Scranton, PA — Patients with legal access to medical cannabis decrease their use of opioids, anti-depressants, anti-anxiety drugs, and other medications, according to self-report data published online ahead of print in the Journal of Psychopharmacology.
A team of investigators from five states surveyed the medical history of over 1,500 patient-members of state-licensed dispensaries located throughout the northeast.
Authors reported that 77 percent of respondents acknowledged having reduced their use of opioids following cannabis therapy. A significant percentage of respondents also reported decreasing their consumption of anti-anxiety medications (72 percent), migraine-related medications (67 percent), sleep aids (65 percent), and anti-depressants (38 percent). Forty-two percent of respondents also reported reducing their alcohol intake.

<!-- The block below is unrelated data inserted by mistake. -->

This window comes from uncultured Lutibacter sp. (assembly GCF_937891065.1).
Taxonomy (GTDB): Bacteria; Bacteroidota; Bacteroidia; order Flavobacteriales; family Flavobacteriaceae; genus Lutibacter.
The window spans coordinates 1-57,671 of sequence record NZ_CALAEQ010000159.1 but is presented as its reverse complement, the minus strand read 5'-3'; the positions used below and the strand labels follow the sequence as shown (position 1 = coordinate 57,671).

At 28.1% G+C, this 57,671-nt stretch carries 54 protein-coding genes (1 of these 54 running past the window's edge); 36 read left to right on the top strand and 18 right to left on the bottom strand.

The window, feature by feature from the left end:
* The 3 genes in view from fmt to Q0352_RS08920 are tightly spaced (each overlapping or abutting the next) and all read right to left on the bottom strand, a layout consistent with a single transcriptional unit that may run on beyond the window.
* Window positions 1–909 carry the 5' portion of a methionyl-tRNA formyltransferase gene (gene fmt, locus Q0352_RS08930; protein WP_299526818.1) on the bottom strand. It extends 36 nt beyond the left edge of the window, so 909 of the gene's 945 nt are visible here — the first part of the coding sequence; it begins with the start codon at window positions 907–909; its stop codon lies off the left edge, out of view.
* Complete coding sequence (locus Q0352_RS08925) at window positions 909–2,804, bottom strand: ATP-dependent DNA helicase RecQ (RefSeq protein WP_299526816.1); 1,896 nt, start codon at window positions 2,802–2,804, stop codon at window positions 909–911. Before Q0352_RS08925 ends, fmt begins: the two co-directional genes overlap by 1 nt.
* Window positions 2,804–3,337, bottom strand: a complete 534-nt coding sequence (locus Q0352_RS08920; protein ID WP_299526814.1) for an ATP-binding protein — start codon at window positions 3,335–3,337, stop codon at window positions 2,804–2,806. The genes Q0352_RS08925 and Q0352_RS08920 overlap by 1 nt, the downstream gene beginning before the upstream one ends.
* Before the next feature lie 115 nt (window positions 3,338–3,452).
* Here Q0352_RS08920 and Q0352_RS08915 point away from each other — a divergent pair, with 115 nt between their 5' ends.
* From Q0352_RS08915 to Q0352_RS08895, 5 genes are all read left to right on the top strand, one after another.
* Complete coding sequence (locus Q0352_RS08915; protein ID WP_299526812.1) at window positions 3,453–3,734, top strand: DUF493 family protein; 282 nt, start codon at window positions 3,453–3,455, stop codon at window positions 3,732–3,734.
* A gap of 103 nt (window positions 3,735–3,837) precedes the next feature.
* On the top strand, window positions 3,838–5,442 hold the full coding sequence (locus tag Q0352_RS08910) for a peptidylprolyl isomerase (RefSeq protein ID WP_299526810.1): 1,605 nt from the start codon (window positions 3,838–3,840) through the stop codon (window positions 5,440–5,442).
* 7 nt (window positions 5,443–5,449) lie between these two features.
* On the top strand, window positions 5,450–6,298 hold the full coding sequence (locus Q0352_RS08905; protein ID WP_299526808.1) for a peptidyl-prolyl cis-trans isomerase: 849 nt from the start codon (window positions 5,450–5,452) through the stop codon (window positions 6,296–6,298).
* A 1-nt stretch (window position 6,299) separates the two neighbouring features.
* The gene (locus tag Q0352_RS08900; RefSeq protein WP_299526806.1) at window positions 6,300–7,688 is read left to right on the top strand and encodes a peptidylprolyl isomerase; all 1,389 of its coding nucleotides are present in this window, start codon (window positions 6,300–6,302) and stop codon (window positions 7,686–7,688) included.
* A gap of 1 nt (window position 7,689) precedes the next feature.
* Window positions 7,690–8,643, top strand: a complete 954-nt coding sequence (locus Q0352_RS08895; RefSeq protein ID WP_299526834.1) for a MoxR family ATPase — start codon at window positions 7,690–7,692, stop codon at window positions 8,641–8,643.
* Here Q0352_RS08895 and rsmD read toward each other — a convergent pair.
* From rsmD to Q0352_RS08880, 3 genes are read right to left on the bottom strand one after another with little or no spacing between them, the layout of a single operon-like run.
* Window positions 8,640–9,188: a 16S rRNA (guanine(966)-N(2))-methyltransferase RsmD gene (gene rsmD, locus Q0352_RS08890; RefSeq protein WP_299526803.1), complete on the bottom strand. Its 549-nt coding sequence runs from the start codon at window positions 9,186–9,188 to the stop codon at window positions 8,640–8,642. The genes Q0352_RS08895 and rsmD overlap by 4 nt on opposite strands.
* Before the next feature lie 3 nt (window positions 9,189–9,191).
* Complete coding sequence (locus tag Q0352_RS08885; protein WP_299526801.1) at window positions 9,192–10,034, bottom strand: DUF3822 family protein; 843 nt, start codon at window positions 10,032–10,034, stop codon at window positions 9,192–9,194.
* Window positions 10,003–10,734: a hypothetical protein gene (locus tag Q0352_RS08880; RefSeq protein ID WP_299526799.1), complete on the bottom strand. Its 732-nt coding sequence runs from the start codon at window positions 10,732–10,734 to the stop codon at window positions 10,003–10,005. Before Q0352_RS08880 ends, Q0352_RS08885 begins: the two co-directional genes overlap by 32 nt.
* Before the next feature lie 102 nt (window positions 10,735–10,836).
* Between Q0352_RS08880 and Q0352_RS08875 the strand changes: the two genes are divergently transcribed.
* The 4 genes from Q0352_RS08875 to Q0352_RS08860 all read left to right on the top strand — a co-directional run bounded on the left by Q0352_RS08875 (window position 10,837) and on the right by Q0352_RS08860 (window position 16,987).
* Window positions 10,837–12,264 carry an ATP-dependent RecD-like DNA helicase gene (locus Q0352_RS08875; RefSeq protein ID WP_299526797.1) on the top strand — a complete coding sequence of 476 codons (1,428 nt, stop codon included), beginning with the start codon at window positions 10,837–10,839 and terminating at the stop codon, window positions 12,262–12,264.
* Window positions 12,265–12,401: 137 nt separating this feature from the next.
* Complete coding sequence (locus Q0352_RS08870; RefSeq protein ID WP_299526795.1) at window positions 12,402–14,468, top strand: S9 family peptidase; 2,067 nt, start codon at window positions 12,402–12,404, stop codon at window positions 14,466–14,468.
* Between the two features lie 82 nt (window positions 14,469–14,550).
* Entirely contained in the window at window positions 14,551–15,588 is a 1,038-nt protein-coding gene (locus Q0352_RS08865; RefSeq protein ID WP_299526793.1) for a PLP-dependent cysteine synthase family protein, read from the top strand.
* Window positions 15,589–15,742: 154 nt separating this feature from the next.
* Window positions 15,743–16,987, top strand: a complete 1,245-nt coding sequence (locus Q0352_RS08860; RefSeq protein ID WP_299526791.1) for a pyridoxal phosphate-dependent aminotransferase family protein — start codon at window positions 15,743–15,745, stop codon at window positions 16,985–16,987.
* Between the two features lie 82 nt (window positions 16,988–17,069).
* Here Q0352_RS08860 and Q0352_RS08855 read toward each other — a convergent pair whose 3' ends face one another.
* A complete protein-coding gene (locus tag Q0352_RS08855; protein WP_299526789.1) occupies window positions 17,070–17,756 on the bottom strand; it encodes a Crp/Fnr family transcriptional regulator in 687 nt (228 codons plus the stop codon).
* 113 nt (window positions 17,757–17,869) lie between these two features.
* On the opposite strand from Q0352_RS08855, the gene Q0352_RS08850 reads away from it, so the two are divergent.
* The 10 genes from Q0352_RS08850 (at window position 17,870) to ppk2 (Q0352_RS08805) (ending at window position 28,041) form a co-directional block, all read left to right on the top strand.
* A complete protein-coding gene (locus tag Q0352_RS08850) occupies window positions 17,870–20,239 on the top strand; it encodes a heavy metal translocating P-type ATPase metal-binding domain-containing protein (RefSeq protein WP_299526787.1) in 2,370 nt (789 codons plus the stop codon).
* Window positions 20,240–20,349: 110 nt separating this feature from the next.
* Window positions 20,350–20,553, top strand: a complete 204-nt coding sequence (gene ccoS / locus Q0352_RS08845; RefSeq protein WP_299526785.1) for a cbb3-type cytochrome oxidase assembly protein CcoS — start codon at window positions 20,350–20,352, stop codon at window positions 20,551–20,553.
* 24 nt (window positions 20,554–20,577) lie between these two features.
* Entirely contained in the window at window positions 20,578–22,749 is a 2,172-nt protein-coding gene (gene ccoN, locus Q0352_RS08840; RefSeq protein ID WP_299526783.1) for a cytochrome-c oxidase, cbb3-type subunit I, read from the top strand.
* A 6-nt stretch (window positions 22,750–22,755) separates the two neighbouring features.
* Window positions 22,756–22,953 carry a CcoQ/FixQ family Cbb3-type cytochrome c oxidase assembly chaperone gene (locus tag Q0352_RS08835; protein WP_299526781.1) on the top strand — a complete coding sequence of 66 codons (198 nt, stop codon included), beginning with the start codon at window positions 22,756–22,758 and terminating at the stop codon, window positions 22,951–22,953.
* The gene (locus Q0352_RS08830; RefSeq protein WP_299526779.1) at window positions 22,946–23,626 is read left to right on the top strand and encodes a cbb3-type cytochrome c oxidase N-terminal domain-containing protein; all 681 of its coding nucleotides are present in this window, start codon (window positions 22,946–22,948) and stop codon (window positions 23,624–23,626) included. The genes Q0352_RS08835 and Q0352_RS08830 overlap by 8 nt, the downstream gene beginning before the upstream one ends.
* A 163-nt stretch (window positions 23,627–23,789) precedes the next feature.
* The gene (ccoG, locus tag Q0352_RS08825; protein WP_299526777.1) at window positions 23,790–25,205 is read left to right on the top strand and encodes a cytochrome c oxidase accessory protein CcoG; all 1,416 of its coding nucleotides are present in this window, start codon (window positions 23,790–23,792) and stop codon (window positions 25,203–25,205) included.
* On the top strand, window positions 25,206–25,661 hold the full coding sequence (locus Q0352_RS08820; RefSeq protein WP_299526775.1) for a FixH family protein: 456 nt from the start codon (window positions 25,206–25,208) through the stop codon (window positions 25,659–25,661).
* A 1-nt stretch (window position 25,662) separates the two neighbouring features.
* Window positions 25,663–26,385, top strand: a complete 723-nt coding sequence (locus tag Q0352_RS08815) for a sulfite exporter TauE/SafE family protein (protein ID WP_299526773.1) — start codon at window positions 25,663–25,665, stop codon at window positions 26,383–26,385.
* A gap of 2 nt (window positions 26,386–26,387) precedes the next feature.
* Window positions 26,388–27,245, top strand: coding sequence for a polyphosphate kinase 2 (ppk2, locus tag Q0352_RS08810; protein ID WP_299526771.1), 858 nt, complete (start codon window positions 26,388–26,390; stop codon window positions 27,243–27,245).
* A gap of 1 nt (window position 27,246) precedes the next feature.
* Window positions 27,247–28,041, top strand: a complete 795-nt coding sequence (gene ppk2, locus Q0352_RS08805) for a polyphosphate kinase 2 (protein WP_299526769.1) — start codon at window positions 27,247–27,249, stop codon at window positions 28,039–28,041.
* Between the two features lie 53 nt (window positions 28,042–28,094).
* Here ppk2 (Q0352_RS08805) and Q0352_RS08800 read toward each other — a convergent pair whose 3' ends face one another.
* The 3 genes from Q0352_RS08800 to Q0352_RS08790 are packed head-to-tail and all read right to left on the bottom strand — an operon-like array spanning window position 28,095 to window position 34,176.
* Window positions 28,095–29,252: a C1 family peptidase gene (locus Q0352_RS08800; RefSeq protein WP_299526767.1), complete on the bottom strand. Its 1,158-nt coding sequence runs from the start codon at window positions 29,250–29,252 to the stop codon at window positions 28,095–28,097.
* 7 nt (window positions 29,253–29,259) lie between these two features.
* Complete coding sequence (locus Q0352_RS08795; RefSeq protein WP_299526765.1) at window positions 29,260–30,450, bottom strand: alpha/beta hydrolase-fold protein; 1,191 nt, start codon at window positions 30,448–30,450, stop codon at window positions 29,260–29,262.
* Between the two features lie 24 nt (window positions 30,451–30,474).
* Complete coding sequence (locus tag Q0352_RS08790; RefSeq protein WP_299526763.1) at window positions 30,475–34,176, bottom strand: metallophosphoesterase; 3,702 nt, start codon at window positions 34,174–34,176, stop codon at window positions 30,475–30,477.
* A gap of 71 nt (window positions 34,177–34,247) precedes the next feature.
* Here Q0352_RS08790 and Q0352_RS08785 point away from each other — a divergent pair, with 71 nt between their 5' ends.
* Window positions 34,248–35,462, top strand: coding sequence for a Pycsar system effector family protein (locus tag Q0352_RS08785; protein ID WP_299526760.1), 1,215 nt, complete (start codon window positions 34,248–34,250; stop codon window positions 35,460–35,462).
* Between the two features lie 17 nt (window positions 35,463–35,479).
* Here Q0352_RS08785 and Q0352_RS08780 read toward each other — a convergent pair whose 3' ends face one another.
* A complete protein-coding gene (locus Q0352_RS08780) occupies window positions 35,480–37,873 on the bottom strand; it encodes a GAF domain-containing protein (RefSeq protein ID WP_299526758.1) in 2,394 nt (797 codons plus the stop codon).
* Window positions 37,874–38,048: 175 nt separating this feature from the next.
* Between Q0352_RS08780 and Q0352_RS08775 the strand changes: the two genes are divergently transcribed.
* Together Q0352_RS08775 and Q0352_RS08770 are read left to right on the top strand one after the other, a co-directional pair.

The study’s findings are consistent with those of others reporting that patients with legal cannabis access are less likely to use or abuse opioids, as well as various other prescription medications, including anti-anxiety medicines and anti-depressants.
For more information, please contact Paul Armentano, NORML Deputy Director, at: firstname.lastname@example.org. Full text of the study, “Substitution of medical cannabis for pharmaceutical agents for pain, anxiety, and sleep,” appears in the Journal of Psychopharmacology.